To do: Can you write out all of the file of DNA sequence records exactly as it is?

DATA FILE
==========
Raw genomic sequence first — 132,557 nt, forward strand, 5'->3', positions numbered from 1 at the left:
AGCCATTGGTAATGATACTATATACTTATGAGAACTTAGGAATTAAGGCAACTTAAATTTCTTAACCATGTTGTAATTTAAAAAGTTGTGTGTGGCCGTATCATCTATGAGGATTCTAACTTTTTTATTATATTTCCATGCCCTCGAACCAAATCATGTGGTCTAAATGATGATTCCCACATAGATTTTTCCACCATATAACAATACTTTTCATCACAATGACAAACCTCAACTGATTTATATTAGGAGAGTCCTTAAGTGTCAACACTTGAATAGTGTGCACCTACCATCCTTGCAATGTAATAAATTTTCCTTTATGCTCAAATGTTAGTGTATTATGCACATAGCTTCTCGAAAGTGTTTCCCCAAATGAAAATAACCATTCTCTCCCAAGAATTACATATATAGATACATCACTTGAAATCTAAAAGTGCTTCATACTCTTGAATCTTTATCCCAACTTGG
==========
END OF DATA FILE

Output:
Raw genomic sequence first — 132,557 nt, forward strand, 5'->3', positions numbered from 1 at the left:
AGCCATTGGTAATGATACTATATACTTATGAGAACTTAGGAATTAAGGCAACTTAAATTTCTTAACCATGTTGTAATTTAAAAAGTTGTGTGTGGCCGTATCATCTATGAGGATTCTAACTTTTTTATTATATTTCCATGCCCTCGAACCAAATCATGTGGTCTAAATGATGATTCCCACATAGATTTTTCCACCATATAACAATACTTTTCATCACAATGACAAACCTCAACTGATTTATATTAGGAGAGTCCTTAAGTGTCAACACTTGAATAGTGTGCACCTACCATCCTTGCAATGTAATAAATTTTCCTTTATGCTCAAATGTTAGTGTATTATGCACATAGCTTCTCGAAAGTGTTTCCCCAAATGAAAATAACCATTCTCTCCCAAGAATTACATATATAGATACATCACTTGAAATCTAAAAGTGCTTCATACTCTTGAATCTTTATCCCAACTTGG